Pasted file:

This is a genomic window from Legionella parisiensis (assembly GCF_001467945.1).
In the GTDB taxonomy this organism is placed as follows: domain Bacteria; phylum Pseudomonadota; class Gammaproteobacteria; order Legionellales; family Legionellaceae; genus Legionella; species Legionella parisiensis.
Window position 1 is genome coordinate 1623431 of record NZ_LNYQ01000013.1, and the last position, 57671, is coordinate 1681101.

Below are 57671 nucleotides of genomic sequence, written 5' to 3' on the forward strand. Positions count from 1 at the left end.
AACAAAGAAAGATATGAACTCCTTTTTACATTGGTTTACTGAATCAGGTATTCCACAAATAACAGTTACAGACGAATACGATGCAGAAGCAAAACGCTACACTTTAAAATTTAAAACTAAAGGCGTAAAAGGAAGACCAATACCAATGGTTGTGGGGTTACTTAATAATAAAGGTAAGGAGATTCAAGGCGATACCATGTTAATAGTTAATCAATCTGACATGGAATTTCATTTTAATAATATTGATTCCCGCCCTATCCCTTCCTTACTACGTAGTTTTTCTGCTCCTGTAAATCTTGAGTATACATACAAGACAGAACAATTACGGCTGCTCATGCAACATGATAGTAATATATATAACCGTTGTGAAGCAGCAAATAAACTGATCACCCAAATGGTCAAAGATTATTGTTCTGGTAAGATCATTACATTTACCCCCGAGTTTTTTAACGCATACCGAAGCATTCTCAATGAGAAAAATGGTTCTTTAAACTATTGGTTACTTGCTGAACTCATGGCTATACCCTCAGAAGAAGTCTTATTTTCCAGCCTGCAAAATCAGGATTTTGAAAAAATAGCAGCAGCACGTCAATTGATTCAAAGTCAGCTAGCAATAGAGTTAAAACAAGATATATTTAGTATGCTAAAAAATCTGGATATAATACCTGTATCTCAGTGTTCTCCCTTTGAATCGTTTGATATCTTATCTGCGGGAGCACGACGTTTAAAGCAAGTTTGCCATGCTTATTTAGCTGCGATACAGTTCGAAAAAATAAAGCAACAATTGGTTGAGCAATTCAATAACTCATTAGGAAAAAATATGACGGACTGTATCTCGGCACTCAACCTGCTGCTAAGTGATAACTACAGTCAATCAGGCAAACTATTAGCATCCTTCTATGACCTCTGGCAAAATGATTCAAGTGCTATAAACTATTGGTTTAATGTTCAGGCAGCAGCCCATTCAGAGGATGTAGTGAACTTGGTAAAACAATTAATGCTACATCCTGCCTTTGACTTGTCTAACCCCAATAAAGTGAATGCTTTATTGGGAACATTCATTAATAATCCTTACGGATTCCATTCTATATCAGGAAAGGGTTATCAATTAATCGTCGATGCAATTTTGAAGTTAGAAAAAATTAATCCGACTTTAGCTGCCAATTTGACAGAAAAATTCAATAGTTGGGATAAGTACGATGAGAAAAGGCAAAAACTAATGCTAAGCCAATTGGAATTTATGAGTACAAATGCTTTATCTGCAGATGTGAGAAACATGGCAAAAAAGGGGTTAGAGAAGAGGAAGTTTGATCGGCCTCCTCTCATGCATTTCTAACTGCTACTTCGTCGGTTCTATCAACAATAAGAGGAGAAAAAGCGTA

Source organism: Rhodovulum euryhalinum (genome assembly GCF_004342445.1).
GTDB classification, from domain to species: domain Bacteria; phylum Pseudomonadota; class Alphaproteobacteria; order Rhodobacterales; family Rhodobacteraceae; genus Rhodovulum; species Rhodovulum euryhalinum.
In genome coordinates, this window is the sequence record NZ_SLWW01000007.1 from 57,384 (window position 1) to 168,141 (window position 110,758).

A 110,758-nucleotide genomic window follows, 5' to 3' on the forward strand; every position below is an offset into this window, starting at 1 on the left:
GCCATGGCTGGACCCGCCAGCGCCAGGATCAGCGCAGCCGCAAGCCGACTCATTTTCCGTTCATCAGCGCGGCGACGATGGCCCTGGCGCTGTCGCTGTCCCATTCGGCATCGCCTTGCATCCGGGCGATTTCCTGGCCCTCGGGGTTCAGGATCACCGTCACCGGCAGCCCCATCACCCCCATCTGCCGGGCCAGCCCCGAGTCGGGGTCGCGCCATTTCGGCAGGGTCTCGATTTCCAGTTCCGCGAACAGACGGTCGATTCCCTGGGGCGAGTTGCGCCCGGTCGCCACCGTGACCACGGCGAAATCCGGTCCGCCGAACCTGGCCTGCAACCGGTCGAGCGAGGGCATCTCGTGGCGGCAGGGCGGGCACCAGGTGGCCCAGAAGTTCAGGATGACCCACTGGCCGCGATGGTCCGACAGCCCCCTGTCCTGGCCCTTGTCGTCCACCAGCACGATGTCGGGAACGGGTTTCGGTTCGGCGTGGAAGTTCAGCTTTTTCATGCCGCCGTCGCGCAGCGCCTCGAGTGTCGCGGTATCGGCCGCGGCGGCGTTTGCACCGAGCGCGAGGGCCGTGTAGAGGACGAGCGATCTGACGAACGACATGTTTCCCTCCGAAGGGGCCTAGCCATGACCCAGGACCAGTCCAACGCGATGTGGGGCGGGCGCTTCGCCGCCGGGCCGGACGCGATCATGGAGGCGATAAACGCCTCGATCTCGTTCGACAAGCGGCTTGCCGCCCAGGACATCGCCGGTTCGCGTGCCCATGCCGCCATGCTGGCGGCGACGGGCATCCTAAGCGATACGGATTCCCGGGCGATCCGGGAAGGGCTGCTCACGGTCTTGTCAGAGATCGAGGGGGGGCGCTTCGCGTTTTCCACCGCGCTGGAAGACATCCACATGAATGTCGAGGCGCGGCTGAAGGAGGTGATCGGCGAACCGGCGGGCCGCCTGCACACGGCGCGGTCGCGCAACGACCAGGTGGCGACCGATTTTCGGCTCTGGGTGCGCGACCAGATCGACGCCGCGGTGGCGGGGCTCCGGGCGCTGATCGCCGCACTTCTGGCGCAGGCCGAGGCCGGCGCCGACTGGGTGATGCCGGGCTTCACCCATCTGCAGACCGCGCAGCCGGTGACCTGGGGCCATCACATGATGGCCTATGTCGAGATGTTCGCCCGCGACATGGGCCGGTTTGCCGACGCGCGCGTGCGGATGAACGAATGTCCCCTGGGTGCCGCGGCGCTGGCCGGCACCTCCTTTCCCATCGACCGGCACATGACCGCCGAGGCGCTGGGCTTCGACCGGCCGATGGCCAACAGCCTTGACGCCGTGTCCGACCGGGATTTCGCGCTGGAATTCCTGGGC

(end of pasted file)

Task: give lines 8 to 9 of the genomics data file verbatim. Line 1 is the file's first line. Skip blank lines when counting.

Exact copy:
In genome coordinates, this window is the sequence record NZ_SLWW01000007.1 from 57,384 (window position 1) to 168,141 (window position 110,758).

A 110,758-nucleotide genomic window follows, 5' to 3' on the forward strand; every position below is an offset into this window, starting at 1 on the left: